Several years ago I was introduced to vertical jigging, the version invented by the Japanese in the 1990s. Some call it YoYo jigging, others butterfly jigging, some simply call it vertical jigging. I call it fun by what ever name you choose to use.
With this style jigging, the hook is rigged above the lure so that when you fight the fish, the lure dangles to the side. In a traditional metal lure jig, the jig can actually act as a crow bar and cause the hook to pull out of the fish’s mouth. The other big difference is in the gear used. Most folks use a parabolic rod that bends all the way through the handle, this gives the angler more control and a better feel for what the fish is doing. Braid line and a fast retrieve reeltare the other key equipment. When you fight a fish with this gear, its your skill and strength against the fish, no boat, planers, heavy rods, etc. Just you and the fish.
Then of course is there is the lure. My favorite for bottom critters as well as many mid-column fish is the Roscoe jig from Bluewater Candy Lures in Hampstead, NC. The lure comes in 2.5, 4 & 7 ounce versions and is shaped somewhat like a squid. It utilizes glow paint on the body with a touch of pink, brown or blue on the tip. I have personally caught cobia, flounder, five species of grouper, amberjacks (greater & lessor), African Pompano, grunts, black sea bass, trigger fish, king mackerel and three species of shark. I probably left a few off the list but you get the idea.
The video seen here is the intro to the full length version. To see the entire video, which was produced by my good friend Randy Durham, owner of Credence Pictures, visit the Bluewater Candy website, its on the front page.
In addition to many tackle shops, you can buy some online at Tackle Monkey.com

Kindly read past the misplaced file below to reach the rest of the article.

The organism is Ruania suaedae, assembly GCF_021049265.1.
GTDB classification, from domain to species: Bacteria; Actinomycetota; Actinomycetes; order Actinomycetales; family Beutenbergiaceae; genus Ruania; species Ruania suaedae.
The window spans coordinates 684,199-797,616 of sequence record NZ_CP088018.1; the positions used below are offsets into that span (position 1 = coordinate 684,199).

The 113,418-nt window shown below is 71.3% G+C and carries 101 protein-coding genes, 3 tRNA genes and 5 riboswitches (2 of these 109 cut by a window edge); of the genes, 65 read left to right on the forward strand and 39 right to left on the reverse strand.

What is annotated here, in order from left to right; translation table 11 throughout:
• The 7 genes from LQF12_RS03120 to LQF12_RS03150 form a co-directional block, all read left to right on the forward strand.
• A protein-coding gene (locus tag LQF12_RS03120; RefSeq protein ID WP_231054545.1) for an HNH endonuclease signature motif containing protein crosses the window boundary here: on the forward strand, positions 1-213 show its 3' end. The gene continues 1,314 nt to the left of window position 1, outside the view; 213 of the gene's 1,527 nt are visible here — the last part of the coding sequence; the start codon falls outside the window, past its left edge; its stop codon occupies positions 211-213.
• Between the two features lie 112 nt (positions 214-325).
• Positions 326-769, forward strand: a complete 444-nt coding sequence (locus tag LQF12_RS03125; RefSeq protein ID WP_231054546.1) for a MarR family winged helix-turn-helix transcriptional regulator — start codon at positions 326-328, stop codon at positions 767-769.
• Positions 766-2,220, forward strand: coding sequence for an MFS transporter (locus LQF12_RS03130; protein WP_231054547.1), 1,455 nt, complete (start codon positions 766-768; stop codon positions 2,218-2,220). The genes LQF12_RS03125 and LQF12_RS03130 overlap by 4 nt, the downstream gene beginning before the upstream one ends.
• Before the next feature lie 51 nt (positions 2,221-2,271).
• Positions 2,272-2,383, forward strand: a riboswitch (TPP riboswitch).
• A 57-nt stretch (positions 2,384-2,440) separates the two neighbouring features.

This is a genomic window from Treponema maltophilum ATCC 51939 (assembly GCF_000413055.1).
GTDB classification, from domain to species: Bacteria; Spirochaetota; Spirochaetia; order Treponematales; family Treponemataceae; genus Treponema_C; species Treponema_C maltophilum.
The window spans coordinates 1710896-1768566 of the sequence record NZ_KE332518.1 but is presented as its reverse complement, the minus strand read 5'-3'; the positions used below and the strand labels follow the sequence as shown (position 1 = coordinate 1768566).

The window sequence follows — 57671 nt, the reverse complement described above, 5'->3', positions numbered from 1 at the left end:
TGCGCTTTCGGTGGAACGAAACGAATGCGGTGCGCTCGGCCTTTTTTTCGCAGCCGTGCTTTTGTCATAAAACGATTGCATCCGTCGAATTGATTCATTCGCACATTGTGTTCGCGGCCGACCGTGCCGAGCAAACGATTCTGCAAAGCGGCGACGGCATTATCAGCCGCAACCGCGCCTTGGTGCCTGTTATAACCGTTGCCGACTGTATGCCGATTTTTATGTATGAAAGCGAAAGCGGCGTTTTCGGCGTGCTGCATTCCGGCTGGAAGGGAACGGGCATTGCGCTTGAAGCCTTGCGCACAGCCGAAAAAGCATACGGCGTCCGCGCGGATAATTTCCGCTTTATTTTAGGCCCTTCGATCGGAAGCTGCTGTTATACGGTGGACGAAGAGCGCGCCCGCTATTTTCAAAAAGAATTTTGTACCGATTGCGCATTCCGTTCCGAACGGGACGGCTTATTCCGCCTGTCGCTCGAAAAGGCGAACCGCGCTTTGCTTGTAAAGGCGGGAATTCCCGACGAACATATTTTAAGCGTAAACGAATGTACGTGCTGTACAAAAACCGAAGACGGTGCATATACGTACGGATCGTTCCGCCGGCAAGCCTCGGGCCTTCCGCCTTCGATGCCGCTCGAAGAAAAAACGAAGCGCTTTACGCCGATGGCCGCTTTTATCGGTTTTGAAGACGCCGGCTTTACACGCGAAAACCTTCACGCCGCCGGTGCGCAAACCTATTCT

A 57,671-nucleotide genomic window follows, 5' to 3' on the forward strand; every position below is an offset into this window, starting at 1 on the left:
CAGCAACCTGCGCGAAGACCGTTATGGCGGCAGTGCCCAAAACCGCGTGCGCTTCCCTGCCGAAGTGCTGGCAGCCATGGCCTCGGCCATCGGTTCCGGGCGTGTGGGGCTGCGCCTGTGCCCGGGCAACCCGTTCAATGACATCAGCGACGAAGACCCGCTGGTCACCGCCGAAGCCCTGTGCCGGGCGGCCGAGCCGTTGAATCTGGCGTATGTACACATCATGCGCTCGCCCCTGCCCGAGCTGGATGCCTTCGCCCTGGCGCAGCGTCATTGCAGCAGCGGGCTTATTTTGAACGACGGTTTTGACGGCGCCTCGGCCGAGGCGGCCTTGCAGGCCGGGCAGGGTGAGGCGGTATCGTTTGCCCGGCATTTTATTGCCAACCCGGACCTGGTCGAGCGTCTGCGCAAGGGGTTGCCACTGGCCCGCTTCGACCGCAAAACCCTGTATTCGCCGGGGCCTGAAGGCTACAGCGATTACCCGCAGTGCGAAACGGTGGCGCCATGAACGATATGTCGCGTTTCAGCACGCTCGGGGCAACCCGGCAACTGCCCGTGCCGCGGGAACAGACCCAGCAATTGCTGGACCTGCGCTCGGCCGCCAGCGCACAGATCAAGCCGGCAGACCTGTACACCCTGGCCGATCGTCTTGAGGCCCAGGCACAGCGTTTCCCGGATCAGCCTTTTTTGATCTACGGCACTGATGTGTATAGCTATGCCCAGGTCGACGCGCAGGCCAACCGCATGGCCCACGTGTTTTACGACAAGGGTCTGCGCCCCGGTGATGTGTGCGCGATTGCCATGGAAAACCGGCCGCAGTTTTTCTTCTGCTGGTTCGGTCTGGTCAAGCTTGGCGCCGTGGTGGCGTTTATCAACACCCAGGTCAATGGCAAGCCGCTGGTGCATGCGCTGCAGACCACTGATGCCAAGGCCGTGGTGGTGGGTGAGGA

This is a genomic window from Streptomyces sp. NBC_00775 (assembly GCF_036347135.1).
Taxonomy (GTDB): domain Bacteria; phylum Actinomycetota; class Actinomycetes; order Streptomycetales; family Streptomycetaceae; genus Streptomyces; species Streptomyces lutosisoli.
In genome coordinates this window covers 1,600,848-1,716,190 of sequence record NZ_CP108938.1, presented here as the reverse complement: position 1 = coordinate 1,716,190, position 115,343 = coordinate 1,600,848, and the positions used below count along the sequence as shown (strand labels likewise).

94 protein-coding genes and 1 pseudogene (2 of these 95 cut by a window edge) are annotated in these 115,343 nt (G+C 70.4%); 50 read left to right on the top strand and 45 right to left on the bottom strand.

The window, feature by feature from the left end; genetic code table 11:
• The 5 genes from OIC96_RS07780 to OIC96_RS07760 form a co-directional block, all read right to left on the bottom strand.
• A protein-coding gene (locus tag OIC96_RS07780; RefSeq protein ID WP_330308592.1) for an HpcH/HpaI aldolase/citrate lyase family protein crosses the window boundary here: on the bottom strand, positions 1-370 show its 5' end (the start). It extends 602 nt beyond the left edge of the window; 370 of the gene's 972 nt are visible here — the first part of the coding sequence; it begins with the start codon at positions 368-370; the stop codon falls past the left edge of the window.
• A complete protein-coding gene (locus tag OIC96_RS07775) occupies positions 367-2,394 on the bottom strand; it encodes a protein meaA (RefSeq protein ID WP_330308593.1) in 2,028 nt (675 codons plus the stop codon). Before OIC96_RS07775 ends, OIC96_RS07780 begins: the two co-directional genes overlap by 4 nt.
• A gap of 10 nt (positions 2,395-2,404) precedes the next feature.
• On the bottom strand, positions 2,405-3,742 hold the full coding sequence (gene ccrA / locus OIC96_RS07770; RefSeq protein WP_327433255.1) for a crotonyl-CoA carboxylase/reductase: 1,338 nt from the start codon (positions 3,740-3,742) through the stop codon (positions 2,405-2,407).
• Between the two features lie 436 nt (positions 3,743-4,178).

Disclosure: I perform some marketing and other work for BWC lures under contract. But I wouldn’t promote their product here if I didn’t fully believe in it. It just works!
FISHERMEN TO MARCH ON WASHINGTON
“United We Fish” To Seek Congressional Support On February 24th
In a historic show of solidarity, recreational and commercial fishermen will gather together on the steps of the Capitol on February 24, 2010 from noon until 3 p.m. in an organized demonstration against the unintended negative impacts of the Magnuson Stevens Conservation and Management Act (MSA), the federal fisheries law which was revised in January of 2007. Coordinating the march under the flag of United We Fish, rally organizers are hoping to see a large show of force in defense of coastal communities.
“The closures keep coming and it’s good to see the collective fishing communities and industries, both recreational and commercial, calling for scientific based Magnuson reform,” said Jim Donofrio, Executive Director of the Recreational Fishing Alliance (RFA). “We are all in this together.” Donofrio cited recent closures of amberjack, black sea bass and red snapper fisheries as examples of what he calls a “broken” federal fisheries law.
The groups organized through United We Fish are hoping to prove to legislators just how many American anglers and business owners are truly being impacted by the overly restrictive management requirements created by MSA based on non scientific arbitrary deadlines. According to Bob Zales of the Conservation Cooperative of Gulf Fishermen (CCGF), the time-specific deadlines mandated by MSA coupled with flawed data collection methods are forcing anglers off the water. “We fully support real science based management and the conservation of our marine resources while also being able to sustain recreational and commercial fishing activities, providing locally caught seafood, sustaining small family businesses, and supporting our coastal communities.”
This effort is being coordinated by many organizations and individuals including but not limited to the RFA, CCGF, United Boatmen of New York, United Boatmen of New Jersey, New York Sportfishing Federation, Maryland Saltwater Sportfishermen’s Association and the Fishing Rights Alliance. “Some people have asked ‘why, it’s winter’,” said Donofrio who said he’s gotten the required permits and expects a large crowd in DC on February 24th, regardless of weather. “We can’t let seasons stop the momentum, and if we wait any longer none of us will be fishing. Many members of Congress will be standing shoulder to shoulder with us,” Donofrio said.
Nils Stolpe, a consultant to the commercial fishing industry and columnist for SavingSeafood.org said that over the past three decades since the original Magnuson Act was established, fishermen have been gradually phased out of the fisheries management process, regardless of sector. “The scientists have been put in charge, and as the list of closures and restrictions up above painfully demonstrates, the Act has been turned into a weapon that is now being used against fishermen and fishing communities.”